But this a player that has HIMSELF said to me that he has difficulties to play a character that doesn't know something that he (as a player) know. It's a player that PREFERE to have his knowledge of the action limited to what his character know. To avoid "spoiling" his fun. (and, to be honest, to see him play his character using knowledge out-of-character would have spoiled MY fun, too. So I thought, for the good of BOTH our fun, to avoid telling him too many details...)

Notice that this player criticized almost EVERY decision I made that evening, but NOT my decision to don't tell him before that the gun was empty. He was all right with this. It's the kind of play he like.  (I am a little of both worlds: I like the kind of play that happen when the players know something more that help them to choose the most "fun for the play" path for their character, but I hate the kind of play that happen when they use that knowledge to make always the right choiches and avoid making their characters do any errors. So when in doubt I prefere to avoid risking telling too much)

The second reason, is that I really don't believe that "telling everything about the situation as soon as possibile" is the orthodox way of playing DitV. The manual say "Actively reveal the town in play". "in play". not "in words of explaination before playing a scene". For me, this mean "use the NPCs and the events to show to the characters what they neeed to know to get to the heart of the matter", not "tell the players everything"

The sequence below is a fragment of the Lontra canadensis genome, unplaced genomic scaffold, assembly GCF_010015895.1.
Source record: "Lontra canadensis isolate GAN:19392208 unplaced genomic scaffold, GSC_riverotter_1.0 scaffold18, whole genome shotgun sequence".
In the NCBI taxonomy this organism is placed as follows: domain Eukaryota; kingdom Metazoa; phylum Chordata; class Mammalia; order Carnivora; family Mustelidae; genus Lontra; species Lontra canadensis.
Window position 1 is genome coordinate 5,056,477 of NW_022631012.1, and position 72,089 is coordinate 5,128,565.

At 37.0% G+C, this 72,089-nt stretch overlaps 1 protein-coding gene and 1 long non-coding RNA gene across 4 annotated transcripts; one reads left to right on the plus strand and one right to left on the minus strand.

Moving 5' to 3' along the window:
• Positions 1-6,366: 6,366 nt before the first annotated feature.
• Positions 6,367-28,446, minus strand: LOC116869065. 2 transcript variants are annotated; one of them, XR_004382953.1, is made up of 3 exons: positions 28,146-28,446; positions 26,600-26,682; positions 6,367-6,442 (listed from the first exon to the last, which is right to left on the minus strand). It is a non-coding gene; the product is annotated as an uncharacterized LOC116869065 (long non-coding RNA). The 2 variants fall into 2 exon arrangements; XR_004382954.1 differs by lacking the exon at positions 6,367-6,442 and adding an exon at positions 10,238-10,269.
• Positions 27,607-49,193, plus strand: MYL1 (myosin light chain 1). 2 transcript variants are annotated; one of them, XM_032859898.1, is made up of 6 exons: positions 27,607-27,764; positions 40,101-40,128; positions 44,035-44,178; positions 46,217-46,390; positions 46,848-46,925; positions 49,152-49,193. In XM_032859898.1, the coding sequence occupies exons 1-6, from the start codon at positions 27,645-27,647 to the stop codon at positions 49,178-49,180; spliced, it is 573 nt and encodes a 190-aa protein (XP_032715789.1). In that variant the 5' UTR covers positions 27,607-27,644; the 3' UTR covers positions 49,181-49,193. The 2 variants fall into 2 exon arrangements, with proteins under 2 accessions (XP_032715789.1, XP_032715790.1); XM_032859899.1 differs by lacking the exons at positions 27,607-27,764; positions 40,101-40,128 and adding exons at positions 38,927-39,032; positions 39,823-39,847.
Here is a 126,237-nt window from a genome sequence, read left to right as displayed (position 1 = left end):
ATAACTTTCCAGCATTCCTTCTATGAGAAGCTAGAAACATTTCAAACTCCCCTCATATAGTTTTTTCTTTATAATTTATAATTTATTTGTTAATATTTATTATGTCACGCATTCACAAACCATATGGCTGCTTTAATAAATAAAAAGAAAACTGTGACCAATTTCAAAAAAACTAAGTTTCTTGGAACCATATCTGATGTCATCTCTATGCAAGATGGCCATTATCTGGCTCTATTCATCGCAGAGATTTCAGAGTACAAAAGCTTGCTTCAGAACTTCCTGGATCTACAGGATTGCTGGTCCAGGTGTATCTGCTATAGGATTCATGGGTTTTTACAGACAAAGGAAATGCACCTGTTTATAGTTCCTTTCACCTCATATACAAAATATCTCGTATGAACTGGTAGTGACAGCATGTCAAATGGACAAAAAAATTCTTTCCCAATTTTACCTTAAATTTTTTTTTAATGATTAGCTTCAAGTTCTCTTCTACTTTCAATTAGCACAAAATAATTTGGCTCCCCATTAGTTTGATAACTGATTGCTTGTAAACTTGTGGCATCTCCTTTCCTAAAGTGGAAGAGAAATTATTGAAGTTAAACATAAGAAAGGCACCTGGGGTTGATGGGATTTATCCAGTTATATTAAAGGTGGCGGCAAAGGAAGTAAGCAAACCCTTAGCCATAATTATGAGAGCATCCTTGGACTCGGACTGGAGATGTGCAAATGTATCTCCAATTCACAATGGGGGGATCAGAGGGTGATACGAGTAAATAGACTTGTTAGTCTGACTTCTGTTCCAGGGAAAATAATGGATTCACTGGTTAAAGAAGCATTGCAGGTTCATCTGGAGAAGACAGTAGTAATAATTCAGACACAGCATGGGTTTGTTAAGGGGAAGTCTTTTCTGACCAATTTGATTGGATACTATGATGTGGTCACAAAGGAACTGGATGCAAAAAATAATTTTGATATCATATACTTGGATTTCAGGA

So, in this case, I didn't ask for a difficult conflict before telling the players that the gun was empty, after the end of the shooting.  It was an information that I wanted them to have, so I told them "you see, near the man, his broken gun. It's empty of bullets, and the fire chamber is so dirty and rustry that it would not shoot even with a bullets inside". I told the WHEN THEIR CHARACTER COULD SEE IT. I "revealed this in play", not BEFORE PLAY.

I am full aware that in my DitV games I am keeping more "secrets" from the players that I should, by the letter of the rules.  As I said, it's a question of faith in the players. For some playes, I don't have any problem explaining the situation including what his characters can't know (in BOTH the conflict with the little girls, I told the players that the girls were really lying, before the conflict. Because I did know - or hoped - that their reacton would be, when they lost "OK, now we believe these girls. Let's rough up that little liar of the drunk's son until he tell us why he lied". And it was so. But what was the reaction of the other player?

He was at the church. His character couldn't have know anything about what was happening at the little girls' school. His characters has already said that he had other plans for the day. But when his friends lost the first conflict, he started out of the church, almost running to them (I make him meet his long-lost sister, a sister that lived in the city but couldn't recognize him because he died - it's a rather odd story, that of this dog - a sister that he had not try to meet in two evening of play, because it didn't serve the purpose of "winning" the game at the moment...   and even after I almost PUSHED his sister against him, he STILL didn't care and didn't stop, because all he was thinking was to get to his friend that were losing conflicts!!)